6 Common Pitfalls of Starting a Small Business


6 Common Pitfalls of Starting a Small Business

The draw of owning your own business is understandable. You get to be your own boss, make your own hours, and enjoy the ultimate profit of all your hard work.

In fact, Small Businesses are the backbone of Australia’s economy, making up around 96% of all businesses.

However, before you take the entrepreneurial plunge, let’s take a look at six very important don’ts of starting a Small Business:

1. Don’t forget the business plan.

I know, this seems obvious enough, but you would be surprised by how many people forget about the importance of having a well-planned business strategy when starting out on their investment journey.

Your business plan is the blueprint of your business. Just like you wouldn’t start building your home without creating intricate and highly detailed plans, you can’t expect to launch a promising business without your essential strategy in place.

Yes, it’s time-consuming and demands a lot of research, but investing time now will save you so much time and money later.

2. Don’t rush into partnership.

In the early stages of starting your business, it’s understandable to be emotional and excited about beginning a new adventure in your life. After all, you’ve probably been planning this for quite some time.

It’s important, however, to rein in those emotions when it comes to choosing a business partner. This is the perfect time to let your head overrule your heart.

Obviously, there are instances of spouses, best friends, and family members being able to work together and create a thriving business. However, this is usually the exception and not the rule. Just because certain relationships flourish in other areas of your life does not mean those same relationships will stand the test of starting and maintaining a business together.

It’s easy to get excited about the idea of starting a business together. The true challenges arise when the excitement fades and the gritty day-to-day responsibilities kick in.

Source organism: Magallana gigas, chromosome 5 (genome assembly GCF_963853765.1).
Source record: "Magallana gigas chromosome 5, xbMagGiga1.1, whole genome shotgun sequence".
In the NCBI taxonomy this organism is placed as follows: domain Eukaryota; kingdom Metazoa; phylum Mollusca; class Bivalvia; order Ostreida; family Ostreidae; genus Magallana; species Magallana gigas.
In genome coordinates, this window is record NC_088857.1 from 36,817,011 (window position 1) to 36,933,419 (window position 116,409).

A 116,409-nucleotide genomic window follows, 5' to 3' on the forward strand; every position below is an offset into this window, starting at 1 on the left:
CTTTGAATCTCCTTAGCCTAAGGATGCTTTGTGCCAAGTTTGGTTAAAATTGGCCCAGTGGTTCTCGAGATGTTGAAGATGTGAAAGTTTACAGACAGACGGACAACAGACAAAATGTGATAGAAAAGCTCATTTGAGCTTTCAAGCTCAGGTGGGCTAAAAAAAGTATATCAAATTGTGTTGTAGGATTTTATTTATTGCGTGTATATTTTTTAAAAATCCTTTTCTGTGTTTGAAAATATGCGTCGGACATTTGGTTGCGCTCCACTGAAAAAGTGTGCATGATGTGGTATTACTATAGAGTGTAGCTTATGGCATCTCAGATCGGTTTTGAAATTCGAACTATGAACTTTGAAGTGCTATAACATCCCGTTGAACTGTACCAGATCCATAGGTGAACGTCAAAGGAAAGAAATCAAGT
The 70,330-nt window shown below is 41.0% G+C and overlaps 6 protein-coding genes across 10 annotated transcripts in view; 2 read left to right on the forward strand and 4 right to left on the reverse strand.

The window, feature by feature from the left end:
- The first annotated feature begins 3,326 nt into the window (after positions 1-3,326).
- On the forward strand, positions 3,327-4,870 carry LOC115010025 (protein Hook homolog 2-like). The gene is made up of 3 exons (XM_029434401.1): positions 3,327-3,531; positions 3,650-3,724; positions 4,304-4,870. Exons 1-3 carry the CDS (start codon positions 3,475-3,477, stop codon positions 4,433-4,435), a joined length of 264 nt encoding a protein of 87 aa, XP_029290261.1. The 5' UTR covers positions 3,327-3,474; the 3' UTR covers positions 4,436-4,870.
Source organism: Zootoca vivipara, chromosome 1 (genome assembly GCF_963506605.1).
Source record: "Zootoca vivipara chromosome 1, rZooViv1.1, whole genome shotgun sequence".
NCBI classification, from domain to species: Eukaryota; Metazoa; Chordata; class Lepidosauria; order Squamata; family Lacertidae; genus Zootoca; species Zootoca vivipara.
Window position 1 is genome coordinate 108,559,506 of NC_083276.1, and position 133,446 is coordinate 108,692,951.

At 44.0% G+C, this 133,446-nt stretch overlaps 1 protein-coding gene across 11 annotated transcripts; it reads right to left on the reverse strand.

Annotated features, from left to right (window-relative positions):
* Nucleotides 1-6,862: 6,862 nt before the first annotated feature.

Often, the best partner is someone whose skills and approach are the polar opposite of yours.

Although you may deal with some initial conflict as you hash out ideas and best practices, it will ultimately force you both to defend your business instincts and help empower you to delegate according to your strengths and weaknesses.

3. Don’t try to do everything yourself.

When you’re first starting out, it’s easy to want to be as cost effective as possible. In doing so, however, you can quickly succumb to the mindset of having to do everything yourself. There is no quicker way to burn out and risk failing all together than if you fall into this cycle.

Running a successful business requires a plethora of skill sets and knowledge, and it’s highly doubtful that you possess them all! The same is true for your partner as well.

Although hiring part-time help or contracting out certain tasks such as website design or marketing will initially add to your expenses, it will allow you to focus your energy where you can be most effective and devote valuable time to business development.

Saving financial resources is important, but don’t let your unending task list cause you to lose sight of your ultimate goals.

4. Don’t get stuck in a rut.

It’s easy to fall into a routine of what you’ve found to be successful and stick with it. However, the world of business is highly competitive, which requires you to not only be open to new ways of doing things but to proactively look for new ways of doing things.

Whether it’s your overall business plan, marketing strategy, or even your initial goals, nothing is set in stone. Especially with the constant evolution of technology, you will be required to be open to innovative ideas and change in order to maintain a thriving, growing business.

The most effective way to remain relevant in your industry is to stay abreast of changing trends and consumer expectations.

And remember, as a smaller business, you have a distinct advantage over larger corporations in your ability to embrace and integrate change at a much faster and more efficient pace.

5. Don’t get discouraged.

Running a business is not a sprint. It’s a very intense and unpredictable marathon. Every day will present itself with varying degrees of ups and downs, successes and failures. It’s all part of owning your own business.

It’s important to have realistic expectations and not try to achieve too much, too soon. You’ll quickly burn out mentally, emotionally, and physically, not to mention you’re likely to deplete your resources too quickly.

Remember, this is a journey that you’ve committed to for the long haul, so pace yourself!

6. Don’t be afraid to fail.

Failure, disappointment, and doubt are all part of owning your business. It’s important to not get discouraged during these times but to embrace them as opportunities to learn, grow, and innovate.

Take these moments to focus on becoming more resilient and learning how to handle stress more productively.

Most of all, don’t lose sight of the big picture. Remember why you started your business to begin with!

It’s easy to get carried away by the daily stresses and forget what it was you wanted from your own business in the first place.

Take time to refuel your initial passion and focus your energies on new creative ideas that can help you achieve both your short and long-term goals.

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